In a society that prizes hard work, it can be hard to tell when we’re working too hard. Remember—your work life shouldn’t eclipse your personal life. If you think you’re suffering from work overload, here’s how to handle it.
See the signs
Has your sleep schedule taken a turn for the worse? What about your diet—have you lost or gained weight? These can be signs that you’re stressed and need to make a change. It can sometimes be hard to see our situation objectively, so ask a trusted friend for her insights. Has she noticed a change in your behavior?
Don’t bite off more than you can chew
The work place can be competitive, which means you want to stay ahead of the pack when it comes to promotions and sponsorship. That doesn’t mean you should try to impress your boss by taking on so many additional tasks that your day-to-day job suffers.
Watch out for flattery
Even if your coworker tells you that you’re the best at doing a particular assignment, remember that you have your own responsibilities—after all, being a team player doesn’t mean you do everyone else’s work. If you think you’re being taken advantage of by a peer, keep an eye on HIS workload. If you see him checking Facebook too often, he may not be as busy as he said.
Write out a plan
When you have too many obligations, it can be easy to lose track of little things. Don’t get stuck wondering, “Did I send that email?” Update your work calendar with time sensitive tasks and keep a to-do list on your desk.
Take a break
It may seem counterintuitive to stop working, but a mental break will help in the long run. When you feel yourself getting overwhelmed, don’t let your emotions boil over. Take a ten minute break and listen to music, read an interesting article (NOT related to work), or meditate. It’ll help.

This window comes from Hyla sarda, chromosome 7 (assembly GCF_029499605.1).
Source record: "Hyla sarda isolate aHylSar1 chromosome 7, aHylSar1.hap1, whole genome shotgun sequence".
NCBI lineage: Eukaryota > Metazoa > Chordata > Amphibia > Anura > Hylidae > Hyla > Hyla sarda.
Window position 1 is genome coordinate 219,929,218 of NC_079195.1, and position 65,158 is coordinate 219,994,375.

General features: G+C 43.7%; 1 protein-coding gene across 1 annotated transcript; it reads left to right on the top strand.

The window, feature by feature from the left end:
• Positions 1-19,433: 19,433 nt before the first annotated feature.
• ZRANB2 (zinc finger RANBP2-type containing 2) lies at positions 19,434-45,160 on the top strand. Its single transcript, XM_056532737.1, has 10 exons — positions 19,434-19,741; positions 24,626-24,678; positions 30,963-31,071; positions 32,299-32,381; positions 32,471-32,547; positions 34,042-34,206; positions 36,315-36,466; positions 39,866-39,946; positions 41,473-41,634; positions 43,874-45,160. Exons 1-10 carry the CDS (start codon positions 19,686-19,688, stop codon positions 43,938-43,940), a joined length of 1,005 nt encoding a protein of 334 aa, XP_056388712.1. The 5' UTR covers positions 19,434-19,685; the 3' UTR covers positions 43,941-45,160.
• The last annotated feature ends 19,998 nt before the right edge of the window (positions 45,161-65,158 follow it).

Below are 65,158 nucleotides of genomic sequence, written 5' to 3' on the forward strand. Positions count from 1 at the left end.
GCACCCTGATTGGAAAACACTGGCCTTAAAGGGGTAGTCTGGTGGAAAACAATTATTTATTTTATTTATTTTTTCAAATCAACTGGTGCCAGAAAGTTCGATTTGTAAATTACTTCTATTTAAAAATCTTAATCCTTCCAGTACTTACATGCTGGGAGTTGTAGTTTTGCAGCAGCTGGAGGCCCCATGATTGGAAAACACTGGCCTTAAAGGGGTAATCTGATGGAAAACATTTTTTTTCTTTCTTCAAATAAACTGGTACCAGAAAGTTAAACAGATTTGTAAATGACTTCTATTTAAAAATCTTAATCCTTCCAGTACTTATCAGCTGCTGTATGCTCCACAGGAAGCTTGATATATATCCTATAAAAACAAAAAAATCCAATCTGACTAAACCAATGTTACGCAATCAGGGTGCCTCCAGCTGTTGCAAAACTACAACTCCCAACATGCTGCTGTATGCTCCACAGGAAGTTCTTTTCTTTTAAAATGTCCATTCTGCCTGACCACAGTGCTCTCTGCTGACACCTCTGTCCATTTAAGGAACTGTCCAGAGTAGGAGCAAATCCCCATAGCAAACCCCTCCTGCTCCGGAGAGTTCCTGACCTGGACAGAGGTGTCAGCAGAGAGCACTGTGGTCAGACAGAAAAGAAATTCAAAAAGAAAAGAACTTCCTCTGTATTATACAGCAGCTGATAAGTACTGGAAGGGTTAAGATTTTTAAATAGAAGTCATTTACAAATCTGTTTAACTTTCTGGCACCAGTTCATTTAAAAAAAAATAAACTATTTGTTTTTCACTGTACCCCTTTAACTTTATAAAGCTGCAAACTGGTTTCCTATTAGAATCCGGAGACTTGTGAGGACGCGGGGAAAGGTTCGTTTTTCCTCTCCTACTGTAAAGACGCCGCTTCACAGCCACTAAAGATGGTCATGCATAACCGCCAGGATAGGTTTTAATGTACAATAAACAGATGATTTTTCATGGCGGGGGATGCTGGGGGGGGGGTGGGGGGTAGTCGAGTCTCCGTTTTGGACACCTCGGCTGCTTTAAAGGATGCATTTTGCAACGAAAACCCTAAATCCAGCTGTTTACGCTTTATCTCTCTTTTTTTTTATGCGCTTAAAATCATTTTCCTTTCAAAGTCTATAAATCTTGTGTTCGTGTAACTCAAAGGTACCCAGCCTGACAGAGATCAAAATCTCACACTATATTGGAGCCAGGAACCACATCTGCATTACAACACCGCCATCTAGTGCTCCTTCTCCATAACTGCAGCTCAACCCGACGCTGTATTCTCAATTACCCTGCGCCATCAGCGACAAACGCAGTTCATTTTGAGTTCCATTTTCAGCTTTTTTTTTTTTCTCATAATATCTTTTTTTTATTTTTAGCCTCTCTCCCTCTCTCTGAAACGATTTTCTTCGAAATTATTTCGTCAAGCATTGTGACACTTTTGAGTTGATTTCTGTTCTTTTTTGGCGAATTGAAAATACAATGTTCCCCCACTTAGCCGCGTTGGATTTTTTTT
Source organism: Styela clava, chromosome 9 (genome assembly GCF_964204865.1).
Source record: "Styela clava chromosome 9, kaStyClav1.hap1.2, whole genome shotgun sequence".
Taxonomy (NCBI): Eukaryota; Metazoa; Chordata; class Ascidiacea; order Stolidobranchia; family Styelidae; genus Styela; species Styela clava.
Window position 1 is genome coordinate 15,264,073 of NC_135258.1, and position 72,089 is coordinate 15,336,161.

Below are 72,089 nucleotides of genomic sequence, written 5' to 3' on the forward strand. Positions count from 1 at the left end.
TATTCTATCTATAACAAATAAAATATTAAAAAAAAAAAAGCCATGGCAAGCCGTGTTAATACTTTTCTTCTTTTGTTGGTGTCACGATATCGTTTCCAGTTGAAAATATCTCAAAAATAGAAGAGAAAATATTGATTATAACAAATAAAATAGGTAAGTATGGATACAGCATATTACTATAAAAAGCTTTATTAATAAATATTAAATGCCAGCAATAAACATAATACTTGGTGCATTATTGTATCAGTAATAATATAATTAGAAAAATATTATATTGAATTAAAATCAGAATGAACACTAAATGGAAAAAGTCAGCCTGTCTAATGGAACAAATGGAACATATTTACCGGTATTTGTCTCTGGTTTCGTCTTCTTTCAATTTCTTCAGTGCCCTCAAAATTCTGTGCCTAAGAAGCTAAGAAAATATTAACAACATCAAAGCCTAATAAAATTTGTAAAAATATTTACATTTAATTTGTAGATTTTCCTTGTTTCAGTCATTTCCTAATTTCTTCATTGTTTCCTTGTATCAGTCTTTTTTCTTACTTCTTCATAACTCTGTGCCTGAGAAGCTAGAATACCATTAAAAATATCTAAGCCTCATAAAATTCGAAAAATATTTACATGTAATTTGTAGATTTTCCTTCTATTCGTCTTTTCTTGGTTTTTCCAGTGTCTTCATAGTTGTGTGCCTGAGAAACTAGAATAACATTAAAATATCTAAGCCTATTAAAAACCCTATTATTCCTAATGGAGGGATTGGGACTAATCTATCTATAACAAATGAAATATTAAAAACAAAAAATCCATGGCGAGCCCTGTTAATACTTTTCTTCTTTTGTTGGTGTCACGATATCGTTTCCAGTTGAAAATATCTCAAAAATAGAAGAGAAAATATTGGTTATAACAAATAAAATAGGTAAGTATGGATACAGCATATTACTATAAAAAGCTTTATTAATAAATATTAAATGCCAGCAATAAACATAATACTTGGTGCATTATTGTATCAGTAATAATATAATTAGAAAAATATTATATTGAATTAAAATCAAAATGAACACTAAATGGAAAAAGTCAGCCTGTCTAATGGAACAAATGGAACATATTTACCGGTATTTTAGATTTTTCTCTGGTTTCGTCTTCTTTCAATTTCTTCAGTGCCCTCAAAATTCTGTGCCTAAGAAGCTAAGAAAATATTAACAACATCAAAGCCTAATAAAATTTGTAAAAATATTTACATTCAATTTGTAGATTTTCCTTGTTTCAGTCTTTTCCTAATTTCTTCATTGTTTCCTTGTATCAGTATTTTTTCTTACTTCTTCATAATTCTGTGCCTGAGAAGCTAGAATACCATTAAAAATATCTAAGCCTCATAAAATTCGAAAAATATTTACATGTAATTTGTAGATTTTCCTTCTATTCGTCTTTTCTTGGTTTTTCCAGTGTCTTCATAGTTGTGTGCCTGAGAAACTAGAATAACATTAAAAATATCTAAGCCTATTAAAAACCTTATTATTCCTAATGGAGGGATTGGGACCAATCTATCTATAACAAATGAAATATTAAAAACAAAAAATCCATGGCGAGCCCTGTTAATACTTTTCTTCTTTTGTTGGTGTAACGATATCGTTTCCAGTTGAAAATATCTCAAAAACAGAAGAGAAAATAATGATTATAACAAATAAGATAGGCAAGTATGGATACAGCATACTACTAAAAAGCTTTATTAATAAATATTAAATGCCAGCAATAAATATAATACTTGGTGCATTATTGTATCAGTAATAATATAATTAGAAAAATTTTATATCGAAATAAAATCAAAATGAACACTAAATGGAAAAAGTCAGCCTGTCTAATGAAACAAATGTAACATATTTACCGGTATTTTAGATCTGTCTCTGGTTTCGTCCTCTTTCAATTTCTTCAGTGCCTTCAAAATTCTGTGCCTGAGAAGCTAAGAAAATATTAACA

Talk to your boss
If your workload has grown insurmountable, do something about it. Your boss won’t realize there’s a problem if you don’t say something. Speak to her before your work begins to suffer, and explain that in order to maintain quality, you need to discuss priorities.
Check your number one priority
Figure out what your main concerns are. While work is important, your number one priority should be your health, both physical and mental. If you struggle with putting yourself first, don’t be afraid to seek an outside opinion. Make an appointment with a professional if you think you might be suffering from workaholism (which is an addiction).
You dont’t show up
Friends and loved ones are frustrated because you consistently cancel plans so you can continue working.
You work, work, work
“Me-time” is nonexistent. You rarely take the time to do something nice that’s just for you, like reading a good book or taking a soothing bath.
It gives you a high
You feel an exaggerated sense of accomplishment while working.